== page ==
EGU General Assembly 2022
© Author(s) 2022. This work is distributed under
the Creative Commons Attribution 4.0 License.

Reassessing the influence of Sea Surface Temperature change on coral reef development on the Queensland Plateau during the Late Miocene. 

Benjamin Petrick1, Lars Reuning1, Gerald Auer2, Alexandra Auderset3, Yige Zhang4, Xingchen Wang5, Lorenz Schwark1, Miriam Pfeiffer1, and Alfredo Martínez-Garcia3
Benjamin Petrick et al.
  • 1University of Kiel, Germany (
  • 2University of Graz, Austria
  • 3Max Plank Institute of Chemstry, Germany
  • 4Texas A & M University, USA
  • 5Boston College, USA

The loss of coral reefs in the past is not well understood with a number of theories proposed for their loss and expansion. The Queensland Plateau has one of the best-established coral histories. It is known that coral reefs were first established in the Early Miocene. These reefs then disappeared between 11-6 Ma during the Late Miocene but reestablished around 3.6 Ma. The loss of the reefs has often been tied to cool nutrient rich water during the Late Miocene where as the reestablishment of the reefs have been tied to increases in warmer nutrient poor waters. This model has been used to explain the loss of corals in other parts of the globe. However, there have been questions about the d18O records this has been based on and how accurately they reflect SSTs. In this presentation, we show new TEX86 SST data from the Queensland Plateau. Our data shows, instead of cooler SSTs during the Late Miocene, warmer SSTs than the modern Coral Sea and similar temperatures than the West Pacific Warm Pool. In fact, our temperatures fall comfortably in the modern coral growth window. Furthermore, we found little evidence of increases in local nutrients during this time. All this makes it unlikely that cooler SSTs during the Late Miocene caused the loss of corals on the Queensland Plateau. Instead, the changes seem to be linked to more Pacific wide changes during this period of time. Given the modern debate about the future of coral reefs in a warmer world it is critical to understand what changes drive the loss of coral reefs in the past. Our records show that new ideas about coral loss are needed and that better paleoclimate records are needed from these critical environments.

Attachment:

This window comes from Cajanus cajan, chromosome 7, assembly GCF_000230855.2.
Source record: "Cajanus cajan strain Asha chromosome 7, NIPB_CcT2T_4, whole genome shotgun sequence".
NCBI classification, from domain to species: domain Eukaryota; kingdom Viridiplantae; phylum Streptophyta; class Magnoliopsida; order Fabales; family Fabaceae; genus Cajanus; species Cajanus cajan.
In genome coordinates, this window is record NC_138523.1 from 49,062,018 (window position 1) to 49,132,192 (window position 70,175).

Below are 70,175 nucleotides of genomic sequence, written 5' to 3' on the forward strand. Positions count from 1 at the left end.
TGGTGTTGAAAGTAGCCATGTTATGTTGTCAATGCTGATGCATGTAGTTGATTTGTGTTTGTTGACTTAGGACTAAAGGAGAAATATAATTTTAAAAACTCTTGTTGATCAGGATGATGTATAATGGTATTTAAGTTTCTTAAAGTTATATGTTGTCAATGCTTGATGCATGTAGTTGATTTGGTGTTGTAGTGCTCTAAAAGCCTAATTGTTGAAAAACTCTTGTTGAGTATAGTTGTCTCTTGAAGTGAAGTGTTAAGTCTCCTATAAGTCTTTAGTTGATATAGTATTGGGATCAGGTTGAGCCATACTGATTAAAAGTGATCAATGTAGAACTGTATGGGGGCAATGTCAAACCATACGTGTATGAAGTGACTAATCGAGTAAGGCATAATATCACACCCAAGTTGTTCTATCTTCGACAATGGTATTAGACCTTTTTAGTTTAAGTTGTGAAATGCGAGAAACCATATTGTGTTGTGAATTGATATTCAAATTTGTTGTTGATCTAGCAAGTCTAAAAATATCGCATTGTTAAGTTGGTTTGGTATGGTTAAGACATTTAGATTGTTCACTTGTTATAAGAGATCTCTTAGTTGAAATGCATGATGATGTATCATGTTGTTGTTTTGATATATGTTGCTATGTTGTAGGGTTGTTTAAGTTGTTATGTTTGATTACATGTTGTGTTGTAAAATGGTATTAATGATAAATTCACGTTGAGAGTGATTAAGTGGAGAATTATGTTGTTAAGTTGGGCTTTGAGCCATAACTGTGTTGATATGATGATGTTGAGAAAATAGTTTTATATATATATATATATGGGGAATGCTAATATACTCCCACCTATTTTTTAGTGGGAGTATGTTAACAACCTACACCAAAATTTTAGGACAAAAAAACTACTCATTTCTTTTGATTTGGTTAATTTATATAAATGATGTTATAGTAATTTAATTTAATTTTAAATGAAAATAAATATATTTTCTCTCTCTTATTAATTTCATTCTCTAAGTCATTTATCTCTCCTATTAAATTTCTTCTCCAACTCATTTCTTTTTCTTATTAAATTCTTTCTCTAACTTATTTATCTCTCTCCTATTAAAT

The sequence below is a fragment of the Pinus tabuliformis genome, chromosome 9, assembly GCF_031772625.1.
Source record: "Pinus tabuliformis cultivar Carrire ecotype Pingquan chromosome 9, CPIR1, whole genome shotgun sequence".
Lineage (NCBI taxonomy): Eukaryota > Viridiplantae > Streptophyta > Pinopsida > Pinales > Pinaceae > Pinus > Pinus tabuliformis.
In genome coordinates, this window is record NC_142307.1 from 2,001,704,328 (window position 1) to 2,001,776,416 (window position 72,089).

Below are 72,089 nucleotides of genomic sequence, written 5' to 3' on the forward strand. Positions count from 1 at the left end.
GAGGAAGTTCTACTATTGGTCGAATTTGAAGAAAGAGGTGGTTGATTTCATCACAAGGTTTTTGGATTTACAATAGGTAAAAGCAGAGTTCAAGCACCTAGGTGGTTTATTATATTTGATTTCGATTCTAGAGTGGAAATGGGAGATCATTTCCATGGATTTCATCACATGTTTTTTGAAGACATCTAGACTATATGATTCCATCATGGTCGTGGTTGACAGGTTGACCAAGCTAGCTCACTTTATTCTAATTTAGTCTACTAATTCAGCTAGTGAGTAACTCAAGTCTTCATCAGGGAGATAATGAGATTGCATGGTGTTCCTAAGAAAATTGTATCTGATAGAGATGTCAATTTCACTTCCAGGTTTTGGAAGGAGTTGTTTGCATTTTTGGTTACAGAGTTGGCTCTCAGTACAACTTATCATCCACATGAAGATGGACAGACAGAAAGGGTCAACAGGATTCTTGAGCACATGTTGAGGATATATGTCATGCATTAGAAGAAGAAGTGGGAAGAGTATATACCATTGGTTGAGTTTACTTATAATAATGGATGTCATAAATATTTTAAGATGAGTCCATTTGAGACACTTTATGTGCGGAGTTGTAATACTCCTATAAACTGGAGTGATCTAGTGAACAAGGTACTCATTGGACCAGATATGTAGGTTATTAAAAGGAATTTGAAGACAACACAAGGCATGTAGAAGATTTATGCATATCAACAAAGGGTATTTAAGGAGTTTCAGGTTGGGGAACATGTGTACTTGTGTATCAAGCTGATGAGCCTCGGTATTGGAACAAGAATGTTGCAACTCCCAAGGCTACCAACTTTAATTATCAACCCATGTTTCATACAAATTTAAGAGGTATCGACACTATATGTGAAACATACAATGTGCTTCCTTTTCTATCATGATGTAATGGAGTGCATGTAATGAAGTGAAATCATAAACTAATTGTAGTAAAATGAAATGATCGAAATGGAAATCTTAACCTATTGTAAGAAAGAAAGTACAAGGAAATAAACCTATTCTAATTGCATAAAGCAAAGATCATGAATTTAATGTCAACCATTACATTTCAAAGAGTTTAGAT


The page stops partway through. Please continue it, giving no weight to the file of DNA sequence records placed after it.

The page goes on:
How to cite: Petrick, B., Reuning, L., Auer, G., Auderset, A., Zhang, Y., Wang, X., Schwark, L., Pfeiffer, M., and Martínez-Garcia, A.: Reassessing the influence of Sea Surface Temperature change on coral reef development on the Queensland Plateau during the Late Miocene. , EGU General Assembly 2022, Vienna, Austria, 23–27 May 2022, EGU22-11479,, 2022.